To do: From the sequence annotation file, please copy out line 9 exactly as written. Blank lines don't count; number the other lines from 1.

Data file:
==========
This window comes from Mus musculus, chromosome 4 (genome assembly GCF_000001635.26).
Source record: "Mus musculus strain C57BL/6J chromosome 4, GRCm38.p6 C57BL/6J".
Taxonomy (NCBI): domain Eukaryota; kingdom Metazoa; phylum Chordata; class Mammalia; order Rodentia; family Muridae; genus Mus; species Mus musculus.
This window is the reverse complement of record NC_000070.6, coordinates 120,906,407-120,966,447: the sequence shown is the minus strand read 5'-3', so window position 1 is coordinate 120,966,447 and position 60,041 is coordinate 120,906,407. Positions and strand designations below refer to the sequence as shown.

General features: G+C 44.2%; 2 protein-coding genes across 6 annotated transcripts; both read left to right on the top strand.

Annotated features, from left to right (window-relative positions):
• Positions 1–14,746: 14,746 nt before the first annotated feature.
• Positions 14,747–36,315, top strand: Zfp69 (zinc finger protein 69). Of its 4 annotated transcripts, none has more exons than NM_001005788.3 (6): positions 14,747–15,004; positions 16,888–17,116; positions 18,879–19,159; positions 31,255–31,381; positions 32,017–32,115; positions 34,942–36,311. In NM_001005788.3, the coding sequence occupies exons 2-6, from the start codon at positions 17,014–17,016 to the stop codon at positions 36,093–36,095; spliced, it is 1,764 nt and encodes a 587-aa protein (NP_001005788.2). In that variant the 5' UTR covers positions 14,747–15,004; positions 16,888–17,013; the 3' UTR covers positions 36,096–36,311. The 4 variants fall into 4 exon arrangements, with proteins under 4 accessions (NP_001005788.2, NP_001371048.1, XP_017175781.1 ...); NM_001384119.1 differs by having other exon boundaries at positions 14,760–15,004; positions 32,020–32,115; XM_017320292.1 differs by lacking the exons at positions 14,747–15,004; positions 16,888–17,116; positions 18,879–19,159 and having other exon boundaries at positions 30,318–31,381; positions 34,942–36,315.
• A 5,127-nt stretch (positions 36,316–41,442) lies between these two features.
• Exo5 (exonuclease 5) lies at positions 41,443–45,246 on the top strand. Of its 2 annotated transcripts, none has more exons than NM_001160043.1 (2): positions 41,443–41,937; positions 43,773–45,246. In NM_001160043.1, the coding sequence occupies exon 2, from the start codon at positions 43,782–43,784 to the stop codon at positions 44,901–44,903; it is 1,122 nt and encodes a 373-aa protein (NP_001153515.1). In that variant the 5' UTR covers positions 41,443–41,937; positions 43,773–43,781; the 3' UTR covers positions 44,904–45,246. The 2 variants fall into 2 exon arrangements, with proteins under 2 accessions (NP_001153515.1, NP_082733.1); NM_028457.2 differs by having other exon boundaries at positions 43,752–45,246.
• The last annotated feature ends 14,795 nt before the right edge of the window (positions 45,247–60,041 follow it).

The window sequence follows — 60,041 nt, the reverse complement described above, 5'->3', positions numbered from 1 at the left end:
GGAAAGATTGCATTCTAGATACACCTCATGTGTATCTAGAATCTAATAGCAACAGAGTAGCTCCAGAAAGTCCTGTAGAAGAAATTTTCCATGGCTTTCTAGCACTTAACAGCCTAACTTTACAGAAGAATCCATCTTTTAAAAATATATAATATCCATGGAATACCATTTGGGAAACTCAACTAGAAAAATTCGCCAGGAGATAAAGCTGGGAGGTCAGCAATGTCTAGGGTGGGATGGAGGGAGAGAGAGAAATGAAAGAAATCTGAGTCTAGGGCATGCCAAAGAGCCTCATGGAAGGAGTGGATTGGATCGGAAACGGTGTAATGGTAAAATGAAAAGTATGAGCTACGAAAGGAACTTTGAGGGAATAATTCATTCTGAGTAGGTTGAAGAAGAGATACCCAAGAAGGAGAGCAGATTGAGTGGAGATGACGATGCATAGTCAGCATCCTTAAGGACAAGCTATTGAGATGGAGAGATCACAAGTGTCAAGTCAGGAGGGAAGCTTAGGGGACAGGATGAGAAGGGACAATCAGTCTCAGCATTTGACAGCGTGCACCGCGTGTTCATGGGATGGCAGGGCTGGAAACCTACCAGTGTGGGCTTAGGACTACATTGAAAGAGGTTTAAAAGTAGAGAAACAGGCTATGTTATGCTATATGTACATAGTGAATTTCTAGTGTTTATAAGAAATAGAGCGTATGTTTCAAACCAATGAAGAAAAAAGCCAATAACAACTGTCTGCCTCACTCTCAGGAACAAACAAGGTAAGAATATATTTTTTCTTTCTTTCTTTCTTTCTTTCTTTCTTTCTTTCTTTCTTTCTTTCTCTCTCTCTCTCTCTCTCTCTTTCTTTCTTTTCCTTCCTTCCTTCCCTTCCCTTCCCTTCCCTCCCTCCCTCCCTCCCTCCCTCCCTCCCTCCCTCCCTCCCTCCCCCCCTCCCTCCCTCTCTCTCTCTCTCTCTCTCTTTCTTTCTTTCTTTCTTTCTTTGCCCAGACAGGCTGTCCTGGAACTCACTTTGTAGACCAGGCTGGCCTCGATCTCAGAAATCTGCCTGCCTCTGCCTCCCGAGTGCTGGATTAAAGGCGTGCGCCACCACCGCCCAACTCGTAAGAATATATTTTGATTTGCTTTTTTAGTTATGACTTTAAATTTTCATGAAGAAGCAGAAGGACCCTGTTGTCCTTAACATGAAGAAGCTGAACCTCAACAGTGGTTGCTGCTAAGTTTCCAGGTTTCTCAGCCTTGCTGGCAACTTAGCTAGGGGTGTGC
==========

• A 5,127-nt stretch (positions 36,316–41,442) lies between these two features.